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Top Line: Is PSMA-PET more accurate than CT and bone scan at identifying metastatic disease in men with high risk prostate cancer?
The Study: At this point, advanced imaging techniques for prostate cancer, such as fluciclovine and PSMA, are mostly limited to patients with recurrent disease. There are no randomized trials, though, for using PSMA for initial staging. In the proPSMA trial, Australian men (n=339) with localized, high risk prostate cancer were randomized to workup with standard CT and bone scan or PSMA-PET. After initial imaging, patients with no, equivocal, or fewer than 3 sites of metastasis crossed-over for additional imaging with the opposite modality. By 6 months after enrollment and treatment, 30% of men were found to meet the reference standard criteria for either nodal or distant metastasis. The accuracy of diagnosing both nodal or distant metastatic disease was much better with initial PSMA-PET (AUC 92%) than with standard imaging (AUC 65%). Among men who had initial PSMA-PET, patterns of metastasis were 20% pelvic nodal, 10% bone, 9% para-aortic, and 1% visceral. Initial PSMA-PET had fewer equivocal findings (7% vs 23%) and also resulted in a change in management for more men (28% vs 15%). While standard imaging added little to PSMA-PET findings, 27% of men who had initial standard imaging went on to have major findings on the second-line PSMA-PET.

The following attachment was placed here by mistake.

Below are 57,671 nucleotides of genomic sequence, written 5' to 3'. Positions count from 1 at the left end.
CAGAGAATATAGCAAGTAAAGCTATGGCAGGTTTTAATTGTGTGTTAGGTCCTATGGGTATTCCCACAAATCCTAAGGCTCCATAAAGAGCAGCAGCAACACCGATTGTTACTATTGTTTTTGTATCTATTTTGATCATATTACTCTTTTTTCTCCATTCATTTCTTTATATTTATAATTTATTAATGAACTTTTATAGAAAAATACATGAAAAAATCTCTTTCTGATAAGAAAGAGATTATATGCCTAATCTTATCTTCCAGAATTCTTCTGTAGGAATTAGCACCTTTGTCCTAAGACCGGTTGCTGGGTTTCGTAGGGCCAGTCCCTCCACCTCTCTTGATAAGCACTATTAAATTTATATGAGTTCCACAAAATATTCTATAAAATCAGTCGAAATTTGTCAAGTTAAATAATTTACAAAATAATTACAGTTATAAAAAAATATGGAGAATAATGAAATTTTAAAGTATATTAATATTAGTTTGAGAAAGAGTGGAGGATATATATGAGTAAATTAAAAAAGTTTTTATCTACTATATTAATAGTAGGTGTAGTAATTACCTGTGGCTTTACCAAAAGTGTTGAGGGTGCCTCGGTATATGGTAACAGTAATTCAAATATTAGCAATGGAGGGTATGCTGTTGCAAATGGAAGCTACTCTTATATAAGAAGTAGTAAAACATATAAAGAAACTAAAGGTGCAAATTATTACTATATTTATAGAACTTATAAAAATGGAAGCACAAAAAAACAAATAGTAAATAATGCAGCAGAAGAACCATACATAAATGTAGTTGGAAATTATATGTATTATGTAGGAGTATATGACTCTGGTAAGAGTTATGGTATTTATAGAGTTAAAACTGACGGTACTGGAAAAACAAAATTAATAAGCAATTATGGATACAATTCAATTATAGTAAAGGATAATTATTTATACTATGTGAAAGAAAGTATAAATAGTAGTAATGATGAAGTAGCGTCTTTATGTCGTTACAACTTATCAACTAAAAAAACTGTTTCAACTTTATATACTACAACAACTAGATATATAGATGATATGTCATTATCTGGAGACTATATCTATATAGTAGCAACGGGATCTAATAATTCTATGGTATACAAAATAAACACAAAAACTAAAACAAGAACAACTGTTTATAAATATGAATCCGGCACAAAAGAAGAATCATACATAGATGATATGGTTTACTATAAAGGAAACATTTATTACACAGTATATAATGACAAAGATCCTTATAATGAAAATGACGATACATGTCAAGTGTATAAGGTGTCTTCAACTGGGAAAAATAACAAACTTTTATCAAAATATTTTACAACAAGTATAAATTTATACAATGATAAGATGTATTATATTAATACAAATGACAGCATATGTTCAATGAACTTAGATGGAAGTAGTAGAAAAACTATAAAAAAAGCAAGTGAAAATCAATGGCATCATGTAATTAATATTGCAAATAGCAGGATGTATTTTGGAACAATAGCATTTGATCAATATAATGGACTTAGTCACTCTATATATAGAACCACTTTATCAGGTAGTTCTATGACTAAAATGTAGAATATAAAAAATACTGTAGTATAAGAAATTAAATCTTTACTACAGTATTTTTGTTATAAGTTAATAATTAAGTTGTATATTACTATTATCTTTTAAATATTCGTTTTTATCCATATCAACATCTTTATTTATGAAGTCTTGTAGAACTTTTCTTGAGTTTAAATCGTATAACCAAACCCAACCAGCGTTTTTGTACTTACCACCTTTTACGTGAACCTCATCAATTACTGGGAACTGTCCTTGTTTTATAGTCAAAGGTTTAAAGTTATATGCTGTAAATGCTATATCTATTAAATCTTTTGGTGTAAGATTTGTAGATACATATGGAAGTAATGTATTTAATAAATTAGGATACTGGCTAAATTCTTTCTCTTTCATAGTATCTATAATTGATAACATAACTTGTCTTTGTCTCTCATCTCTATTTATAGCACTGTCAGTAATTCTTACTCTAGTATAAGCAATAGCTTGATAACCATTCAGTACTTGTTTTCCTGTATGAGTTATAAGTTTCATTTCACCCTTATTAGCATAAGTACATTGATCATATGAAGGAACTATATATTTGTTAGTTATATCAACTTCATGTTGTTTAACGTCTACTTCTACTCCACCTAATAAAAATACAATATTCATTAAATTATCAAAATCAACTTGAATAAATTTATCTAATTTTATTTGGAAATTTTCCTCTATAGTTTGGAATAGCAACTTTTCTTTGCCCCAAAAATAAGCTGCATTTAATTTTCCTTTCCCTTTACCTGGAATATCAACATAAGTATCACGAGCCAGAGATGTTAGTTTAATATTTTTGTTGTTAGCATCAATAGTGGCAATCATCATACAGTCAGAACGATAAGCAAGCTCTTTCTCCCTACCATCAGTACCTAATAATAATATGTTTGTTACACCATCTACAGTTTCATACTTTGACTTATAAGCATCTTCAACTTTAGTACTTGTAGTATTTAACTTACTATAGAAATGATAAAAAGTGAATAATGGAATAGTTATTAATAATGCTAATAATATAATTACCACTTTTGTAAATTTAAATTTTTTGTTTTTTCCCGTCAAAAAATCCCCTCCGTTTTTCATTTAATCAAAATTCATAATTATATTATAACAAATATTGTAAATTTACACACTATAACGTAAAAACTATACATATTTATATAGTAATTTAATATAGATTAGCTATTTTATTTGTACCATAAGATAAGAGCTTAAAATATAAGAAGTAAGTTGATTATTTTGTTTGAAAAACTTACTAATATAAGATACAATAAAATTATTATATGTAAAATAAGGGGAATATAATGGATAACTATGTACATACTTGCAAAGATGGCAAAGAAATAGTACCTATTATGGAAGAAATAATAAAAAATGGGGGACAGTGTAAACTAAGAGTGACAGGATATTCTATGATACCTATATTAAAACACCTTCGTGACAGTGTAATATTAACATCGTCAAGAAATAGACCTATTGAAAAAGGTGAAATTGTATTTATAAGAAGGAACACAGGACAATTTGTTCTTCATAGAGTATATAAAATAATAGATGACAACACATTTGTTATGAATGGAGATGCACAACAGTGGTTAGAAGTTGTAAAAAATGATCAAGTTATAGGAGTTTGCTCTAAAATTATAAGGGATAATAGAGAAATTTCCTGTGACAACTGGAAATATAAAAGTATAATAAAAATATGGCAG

TBL: Initial staging with PSMA-PET is more accurate than CT and bone scan at identifying occult metastatic disease in men with high risk prostate cancer. | Hofman, Lancet 2020